Home > Infrastructure

Symbolic railway bridge replaced with world-first carbon network arch bridge

Symbolic railway bridge replaced with world-first carbon network arch bridge

Smart solution for moving the complete structure saves time and minimizes disruption

Built more than 100 years ago, and connecting Western and Eastern Europe, the Oder Bridge on the German-Polish border in Küstrin has since been seen as a symbol of Europe coming together.

Over time, as bridges get used by heavy transport, they need replacing, and for such a historic railway bridge a special replacement was designed which was to be carried out with minimal disruption to the rail network.

The new Oder Bridge is an innovation – a network arch bridge with carbon hangers: its sleek, light and soft design, a fitting symbol of innovation, openness and connection. 

The 2,100t, 180m long bridge will help to increase line capacity and shorten travel times by allowing a maximum permissible speed of 120km/h.

Mammoet has plenty of experience in large-scale bridge launches, and the specialist heavy-lift equipment to move them as complete structures. This allows parallel work in the preparation phase and saves time.

This is why it was approached to install the bridge safely and with minimum disruption. 

Depth-defying challenge 

The bridge was assembled on the German side of the Oder and then moved, by Mammoet, as a whole structure across the river to its final installation position.

Koen Brouwers, Project Manager at Mammoet, said: 

“Most bridges are floated into place using a combination of Mammoet Self-Propelled Modular Transporters (SPMTs), launching plates and a pontoon. However, the use of a pontoon here was not possible due to the shallow, and changing, water levels of the river. Using a large crane, capable of positioning loads with a long reach, was also not feasible due to the weight and length of the bridge.”

Mammoet’s engineers therefore came up with a solution that avoided the use of both crane and pontoon. This solution allowed work to happen regardless of the water level and made the operation more flexible, safer, and efficient.

After first jacking the bridge to 2m and positioning the SPMTs underneath, it was transported to the edge of the river where it was positioned over the first of five temporary supports. 

The bridge was then launched using a combination of specially designed launching plates and strand jacks that pulled the structure horizontally until it reached the next temporary support.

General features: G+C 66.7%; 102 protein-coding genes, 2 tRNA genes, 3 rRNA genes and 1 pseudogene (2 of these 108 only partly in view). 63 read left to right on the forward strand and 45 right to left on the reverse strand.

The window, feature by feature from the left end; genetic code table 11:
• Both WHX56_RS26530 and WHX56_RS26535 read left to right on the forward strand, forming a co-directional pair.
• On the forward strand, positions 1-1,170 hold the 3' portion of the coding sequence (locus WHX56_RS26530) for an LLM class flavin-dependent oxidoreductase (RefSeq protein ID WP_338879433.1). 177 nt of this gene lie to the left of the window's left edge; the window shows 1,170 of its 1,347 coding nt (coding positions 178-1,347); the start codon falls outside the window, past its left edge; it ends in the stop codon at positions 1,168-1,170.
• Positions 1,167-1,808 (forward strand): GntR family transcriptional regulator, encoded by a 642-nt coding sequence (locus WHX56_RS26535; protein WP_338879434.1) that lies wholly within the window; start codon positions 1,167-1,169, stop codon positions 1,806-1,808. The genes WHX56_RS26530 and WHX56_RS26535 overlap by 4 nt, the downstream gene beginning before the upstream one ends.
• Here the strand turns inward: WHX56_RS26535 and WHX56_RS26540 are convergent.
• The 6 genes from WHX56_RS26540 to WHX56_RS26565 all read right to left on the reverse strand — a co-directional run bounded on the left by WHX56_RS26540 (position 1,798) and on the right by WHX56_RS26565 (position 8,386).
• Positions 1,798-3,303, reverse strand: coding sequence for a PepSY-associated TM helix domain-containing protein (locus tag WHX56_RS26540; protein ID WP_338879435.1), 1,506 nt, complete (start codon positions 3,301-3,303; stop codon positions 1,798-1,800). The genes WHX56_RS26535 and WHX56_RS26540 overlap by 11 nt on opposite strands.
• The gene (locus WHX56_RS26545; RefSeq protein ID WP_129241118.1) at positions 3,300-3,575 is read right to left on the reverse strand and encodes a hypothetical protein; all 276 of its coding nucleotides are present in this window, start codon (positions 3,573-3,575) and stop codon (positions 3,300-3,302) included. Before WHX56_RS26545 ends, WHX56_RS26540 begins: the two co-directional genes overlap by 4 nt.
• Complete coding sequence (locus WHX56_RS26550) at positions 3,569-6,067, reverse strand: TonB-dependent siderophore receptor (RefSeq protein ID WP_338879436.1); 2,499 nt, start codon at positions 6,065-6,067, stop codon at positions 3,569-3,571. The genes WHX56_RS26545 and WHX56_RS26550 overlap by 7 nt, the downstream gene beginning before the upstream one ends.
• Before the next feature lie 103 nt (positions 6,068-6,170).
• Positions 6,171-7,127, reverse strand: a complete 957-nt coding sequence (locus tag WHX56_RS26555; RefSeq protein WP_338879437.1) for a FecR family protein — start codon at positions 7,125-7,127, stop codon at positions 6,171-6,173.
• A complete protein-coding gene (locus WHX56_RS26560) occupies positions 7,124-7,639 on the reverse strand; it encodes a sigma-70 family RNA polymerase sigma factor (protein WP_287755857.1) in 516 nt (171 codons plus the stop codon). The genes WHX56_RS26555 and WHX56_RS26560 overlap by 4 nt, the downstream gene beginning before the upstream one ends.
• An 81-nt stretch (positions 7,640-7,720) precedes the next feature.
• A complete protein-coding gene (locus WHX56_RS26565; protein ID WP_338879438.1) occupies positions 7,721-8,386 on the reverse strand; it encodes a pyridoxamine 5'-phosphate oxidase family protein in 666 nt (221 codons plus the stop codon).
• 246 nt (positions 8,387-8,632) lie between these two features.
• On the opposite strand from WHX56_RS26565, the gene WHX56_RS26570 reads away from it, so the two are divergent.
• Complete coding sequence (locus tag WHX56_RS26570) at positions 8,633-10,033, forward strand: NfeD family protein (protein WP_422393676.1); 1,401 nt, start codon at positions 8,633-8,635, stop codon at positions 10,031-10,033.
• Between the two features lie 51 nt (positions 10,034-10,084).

This process continued until the bridge reached the opposite side of the river. The SPMTs on the rear of the bridge were then removed and skid shoes were installed to slide the bridge into its final position. 

At this point, the bridge was taken over by climbing jacks, which allowed the temporary supports to be removed and the bridge to be lowered down to its final resting height.

Around 45 truckloads of specialist heavy equipment were mobilized for this project, including 96 axle lines of SPMTs, 26 launching plates, 10 climbing jacks and 2 strand jacks. 

Strand jacks pull the complete structure horizontally from temporary support to the next.

Plate spinning 

One of the key considerations for any bridge launch is the risk of deformation of its structure during the launch process, and this posed a big challenge for the engineering team. 

To solve this, temporary supports with hydraulic cylinders were used at the quay edges and in the water, as well as modified launching plates.

Jack van der Vloet, Lead Engineer at Mammoet, said: 

“It’s a big bridge and wind loads had to be considered. It has a large deflection, so the launching plates had to be modified. Typically, they swivel in two directions; however, in this case they had to swivel 360 degrees. This always gave us full control of the operation.”

The entire skidding equipment had to be customized to execute the operation technically. This meant that all launching plates were retrofitted with a spherical bearing so that they could be moved in all directions. During the launch the weight on each tower and cylinder was controlled to ensure a smooth and safe operation.

Due to the bridge’s size, all the available launching plates that Mammoet Europe had in stock had to be used. This was a technical and logistical challenge, but one easily handled thanks to its size and network. 

Innovative network arch bridge with carbon hangers.

New method for success 

Infrastructure projects are crucial to support growing populations and economies, and as cities get busier these projects become more challenging. 

Mammoet’s experience in large-scale bridge projects, and technical capabilities to move bridges as a complete structure, allows parallel work in the preparation phase and time and disruption savings.

Uwe Richter, Senior Sales Manager at Mammoet, said:

“It is very important to involve Mammoet at an early stage to support the preparation phase with technical and feasibility studies. This way, we can investigate the different execution options and decide on the best solution with the customer.” 

Compared to other bridge projects where cranes or pontoons are used, Mammoet used a different method with modified launching plates. This smart solution can now be adapted for other bridge projects, where using a crane or pontoon is not possible or inefficient.

Owner: DB Netz AG, Anlagen- und Projektmanagement / Regionalnetze Ost

Structural Engineer: Schlaich Bergermann Partner (SBP)

Architect: Gestaltungskonzept und Realisierungswettbewerb: Knight Architects
& Schüßler-Plan Ingenieurgesellschaft

Contractor: Sächsische Bau GmbH; Carbonhänger: Carbo-Link AG

To learn more, please visit our website: www.mammoet.com, or our sector page: https://www.mammoet.com/civil-engineering/ .

The network arch bridge reaches the Polish riverside.